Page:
By biting on the reed at different intervals, you can drastically change the sound of the call. Adjusting the airflow across the reed and cupping your hands across the tube will all change the sounds. Being a self-proclaimed addict of the art and versatility of mouth calls, I seldom go to a stand with less than seven or eight hanging around my neck. And I use a variety of different brands, and models, from howlers, to squeakers, open reed, closed reed, bite reed. And with practice, you can mimic everything from coyote pups, to raccoon kits, to cats, rabbits, crows, calves, fawns, and a variety of birds all from the same call.
In many cases, these sounds are a great tool to use when others fail. After the success of the episode mentioned earlier, I decided to try many more of the calls to see what the results would be. One thing I learned, it doesn't matter whether the sound is from an e-caller or a hand call: using different sounds will entice coyotes to investigate.
And often using them simultaneously will be the icing on the cake. Throw out a few male challenge howls while also playing a pup in distress and it often brings in females on a dead run.
With all of the options out there how do we decide which is the best call for the best situation? Much of you decision should have to do with the terrain and the surrounding areas. As mentioned before, if in cattle or sheep country, use farm animal sounds -- calves in distress, kid goat, chickens, and feral cats.
If you are in the thick forest of the southeast, different bird sounds and cat sounds and even baby pigs will bring in song coyotes. In the open terrain of the Midwest, the sky's the limit: think about your specific area, and try a sound that is unique, one that you are confident the coyotes in this area haven't heard before.
Another technique is patterning your calls to the time of year. When calling in the middle of winter, focus on easy-to-catch food -- voles, deer mice, guinea pigs, and squirrels are all great sounds to use.
In the spring, all bird sounds work well, because baby birds are hatching. Infact, young of all types are being born. In the spring, I will focus all of my sounds on baby sounds. Baby raccoons, pups, feral kittens, and one of the best is a baby turkey in distress. A baby turkey doesn't have a chance with a coyote -- very young turkeys can't out run coyotes and they can't fly yet, so for a coyote, they are an easy meal.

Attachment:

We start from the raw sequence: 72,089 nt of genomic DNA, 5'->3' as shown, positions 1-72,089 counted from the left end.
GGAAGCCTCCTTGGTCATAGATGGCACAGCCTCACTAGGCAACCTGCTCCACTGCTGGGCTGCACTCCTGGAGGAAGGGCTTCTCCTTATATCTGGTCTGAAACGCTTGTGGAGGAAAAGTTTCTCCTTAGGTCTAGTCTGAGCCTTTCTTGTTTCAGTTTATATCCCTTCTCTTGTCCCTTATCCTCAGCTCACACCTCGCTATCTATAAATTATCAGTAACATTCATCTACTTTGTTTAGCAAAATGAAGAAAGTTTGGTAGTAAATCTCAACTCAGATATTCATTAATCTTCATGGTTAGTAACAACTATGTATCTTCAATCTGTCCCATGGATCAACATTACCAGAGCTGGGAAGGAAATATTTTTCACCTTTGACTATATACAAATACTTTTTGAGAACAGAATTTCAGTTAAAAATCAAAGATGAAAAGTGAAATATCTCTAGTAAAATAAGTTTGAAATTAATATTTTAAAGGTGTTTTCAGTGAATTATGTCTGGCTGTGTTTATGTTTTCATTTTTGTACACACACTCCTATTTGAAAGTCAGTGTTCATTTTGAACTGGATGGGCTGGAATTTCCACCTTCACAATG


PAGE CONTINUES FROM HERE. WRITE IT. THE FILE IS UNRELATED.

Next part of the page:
When calling in May and June, nothing beats a fawn in distress. Doe deer are giving birth en masse; it is a feast for coyotes, and the best time for hunters to get some predator control on their deer leases or farms.
Coyotes will prey on young fawns and cause a significant mortality of young deer. If you really want to impact your deer herd, then drag yourself out there in late May and early June and call in some coyotes and shoot everyone you can.
As one state deer biologist said, "Every coyote you shoot is one you never have to worry about eating your fawns."
Coyotes in farm country know when it's calving season, and know when a cow is about to birth. I have seen coyotes lying in wait for a mother cow to lie down and finish her labor. Accordingly the sound of a calf in distress is like a dinner bell to all coyotes in the area. The same can be said of goats and chickens in distress. I actually love to watch predators when I play a chicken in distress. Fox of every color, opossums, raccoons, bobcats and coyotes will all come to the squawking and squealing of a chicken in distress call.
When hunting educated coyotes you have to outsmart the smartest animal out there. By using different calls and sounds, you will increase your odds of fooling the wisest coyotes in the area. Mix it up, change the sounds and the time of day and you too will find a coyote in your sights.